Having received 19 scholarship offers from top universities across the United States and Canada, 17-year-old Victory Yinka-Banjo has a world of opportunities opening up to her, and is carefully considering where she wants to take her academic talents next.
Victory, a Lagos, Nigeria, native and resident, was awarded more than $5 million in scholarship money, according to CNN, for her scholastic accomplishments. The college-bound teen kept busy during her high school years at Princeton College in Surulere, Lagos, which earned her a plethora of academic decorations. These include scoring straight As on her West African Senior School Certificate Examination (WASSCE), serving as a brand ambassador for the Learn at Home audio e-learning platform, where she is “involved in Live audio classes and nationwide radio outreach on 10 radio stations across Nigeria,” and earning the rating of “Top in the World” in English as a second language by the University of Cambridge International Examination (CIE) after not simply passing but acing all six subjects she tested for, in addition to many more.
Yinka-Banjo admitted that she was motivated to apply for a variety of schools because she wasn’t sure she’d get into any at all, even after all of her achievements. “It still feels pretty unbelievable. I applied to so many schools because I didn’t even think any school would accept me,” she told CNN.
Now, top universities around the world are now vying for her attention, including United States Ivy Leagues Yale, Harvard, Brown and Princeton universities, all of which have offered her full scholarships.
“They have made me truly feel proud about the hard work I have put into several areas of my life over the years,” she said of her achievements. “I am slowly beginning to realize that I deserve them,” she said.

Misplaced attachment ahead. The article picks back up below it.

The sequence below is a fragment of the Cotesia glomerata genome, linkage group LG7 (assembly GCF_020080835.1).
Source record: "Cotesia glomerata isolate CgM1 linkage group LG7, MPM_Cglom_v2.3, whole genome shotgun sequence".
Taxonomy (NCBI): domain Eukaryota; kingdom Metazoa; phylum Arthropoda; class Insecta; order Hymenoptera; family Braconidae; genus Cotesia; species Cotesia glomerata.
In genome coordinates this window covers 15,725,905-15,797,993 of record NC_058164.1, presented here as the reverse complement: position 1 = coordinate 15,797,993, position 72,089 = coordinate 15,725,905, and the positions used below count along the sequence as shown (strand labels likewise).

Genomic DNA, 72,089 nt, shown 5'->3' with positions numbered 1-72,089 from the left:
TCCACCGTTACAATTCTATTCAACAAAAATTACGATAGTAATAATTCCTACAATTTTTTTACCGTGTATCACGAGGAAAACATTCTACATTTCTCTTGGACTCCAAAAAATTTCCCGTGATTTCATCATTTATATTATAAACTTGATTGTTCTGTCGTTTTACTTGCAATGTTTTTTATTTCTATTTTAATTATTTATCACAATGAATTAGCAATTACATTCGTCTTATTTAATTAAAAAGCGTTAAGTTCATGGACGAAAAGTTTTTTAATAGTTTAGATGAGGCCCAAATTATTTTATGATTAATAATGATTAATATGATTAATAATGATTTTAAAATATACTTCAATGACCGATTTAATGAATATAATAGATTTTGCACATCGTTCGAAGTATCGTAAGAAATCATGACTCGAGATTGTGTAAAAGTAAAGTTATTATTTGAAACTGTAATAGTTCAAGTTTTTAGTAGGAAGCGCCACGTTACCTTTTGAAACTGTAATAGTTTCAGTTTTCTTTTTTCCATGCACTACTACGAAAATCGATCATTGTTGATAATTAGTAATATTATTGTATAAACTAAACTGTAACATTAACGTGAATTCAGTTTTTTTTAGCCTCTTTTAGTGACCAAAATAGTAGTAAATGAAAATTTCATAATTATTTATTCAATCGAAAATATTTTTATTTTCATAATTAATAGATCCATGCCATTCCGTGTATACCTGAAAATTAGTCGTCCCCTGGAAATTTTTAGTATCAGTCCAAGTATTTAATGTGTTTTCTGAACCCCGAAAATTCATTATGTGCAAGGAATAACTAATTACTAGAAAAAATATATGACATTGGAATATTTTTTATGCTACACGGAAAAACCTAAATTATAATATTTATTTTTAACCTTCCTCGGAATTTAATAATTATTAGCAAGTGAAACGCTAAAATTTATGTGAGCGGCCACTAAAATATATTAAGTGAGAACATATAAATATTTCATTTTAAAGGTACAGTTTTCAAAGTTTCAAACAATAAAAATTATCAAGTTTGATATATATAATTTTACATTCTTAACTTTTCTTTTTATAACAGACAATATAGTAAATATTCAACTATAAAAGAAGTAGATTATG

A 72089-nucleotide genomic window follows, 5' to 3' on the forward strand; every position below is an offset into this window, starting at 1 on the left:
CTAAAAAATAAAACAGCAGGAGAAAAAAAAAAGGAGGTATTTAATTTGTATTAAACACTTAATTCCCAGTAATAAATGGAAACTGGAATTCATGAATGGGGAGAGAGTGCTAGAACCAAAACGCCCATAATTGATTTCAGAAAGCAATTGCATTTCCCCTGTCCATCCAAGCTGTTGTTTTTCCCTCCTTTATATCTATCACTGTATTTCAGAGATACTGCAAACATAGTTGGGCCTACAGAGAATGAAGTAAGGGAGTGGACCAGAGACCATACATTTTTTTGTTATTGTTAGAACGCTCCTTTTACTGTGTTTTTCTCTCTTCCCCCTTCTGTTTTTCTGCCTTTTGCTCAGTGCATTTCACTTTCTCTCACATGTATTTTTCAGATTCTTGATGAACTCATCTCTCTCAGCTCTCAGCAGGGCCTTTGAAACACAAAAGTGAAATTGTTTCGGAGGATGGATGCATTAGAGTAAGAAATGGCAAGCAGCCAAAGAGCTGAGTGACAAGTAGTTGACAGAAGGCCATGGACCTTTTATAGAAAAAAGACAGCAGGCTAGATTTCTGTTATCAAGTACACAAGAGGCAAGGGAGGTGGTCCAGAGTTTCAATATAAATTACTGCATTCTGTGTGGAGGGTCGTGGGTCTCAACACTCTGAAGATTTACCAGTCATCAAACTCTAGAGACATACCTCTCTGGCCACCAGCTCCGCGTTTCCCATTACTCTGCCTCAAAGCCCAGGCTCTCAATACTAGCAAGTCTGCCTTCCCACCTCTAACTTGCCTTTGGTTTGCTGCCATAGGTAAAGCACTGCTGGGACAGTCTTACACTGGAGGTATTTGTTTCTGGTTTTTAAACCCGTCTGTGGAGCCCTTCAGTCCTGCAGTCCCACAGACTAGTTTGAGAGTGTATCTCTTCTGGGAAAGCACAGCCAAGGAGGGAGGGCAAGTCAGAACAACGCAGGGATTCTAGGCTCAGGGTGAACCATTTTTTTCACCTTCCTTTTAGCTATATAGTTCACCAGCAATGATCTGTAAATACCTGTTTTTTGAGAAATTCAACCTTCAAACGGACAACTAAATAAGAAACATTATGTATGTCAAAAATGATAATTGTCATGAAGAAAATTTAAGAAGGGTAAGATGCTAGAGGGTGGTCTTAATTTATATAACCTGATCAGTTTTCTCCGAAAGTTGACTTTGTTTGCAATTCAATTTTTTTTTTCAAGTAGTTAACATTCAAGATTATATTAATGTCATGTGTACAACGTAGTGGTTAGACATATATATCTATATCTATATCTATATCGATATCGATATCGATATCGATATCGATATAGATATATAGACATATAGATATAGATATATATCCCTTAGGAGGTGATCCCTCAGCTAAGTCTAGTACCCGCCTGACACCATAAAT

Victory’s mother, Adeyinka Banjo, who is a private sector procurement and supply chain executive, hopes that the attention her daughter is receiving will show more Nigerian students that they can receive their education at home and still be welcomed into highly sought-after schools anywhere.
“It is noteworthy that she is not one of the Nigerian-Americans who often get into these schools because of their advantage of being born and bred in the US,” she said. “She completed her secondary school here [in Nigeria]. It would be great if her story can be used to inspire the youths of our country.”
Additional notable schools that Yinka-Banjo has her pick of include: Massachusetts Institute of Technology (MIT), Stanford University, the University of Toronto, where she was offered the Lester B. Pearson scholarship, and the University of British Columbia, which offered her the Karen McKellin International Leader of Tomorrow (KMILOT) scholarship.
Although the scholar is still making her mind up, she seems to have her list of preferred schools somewhat narrowed down, saying “I am still doing research on some schools that are at the top of my list, like Stanford, Harvard, MIT, Duke, Johns Hopkins, and just trying to compare and contrast all of them thoroughly.”
In January, Yinka-Banjo told FabWoman that she plans to study “Bioinformatics, Computational Biology, or Computer Science” and likes to relax by “cooking, riding my bike, swimming, listening to gospel music (Hillsong, Elevation Worship, and Maverick City). I also like listening to Priscilla Shirer and Steven Furtick sermons.”
Victory is relishing in knowing that her hard work has paid off and acknowledges that her 19 scholarship offers “have made me stand taller, smile wider, and pat myself on the back more often.”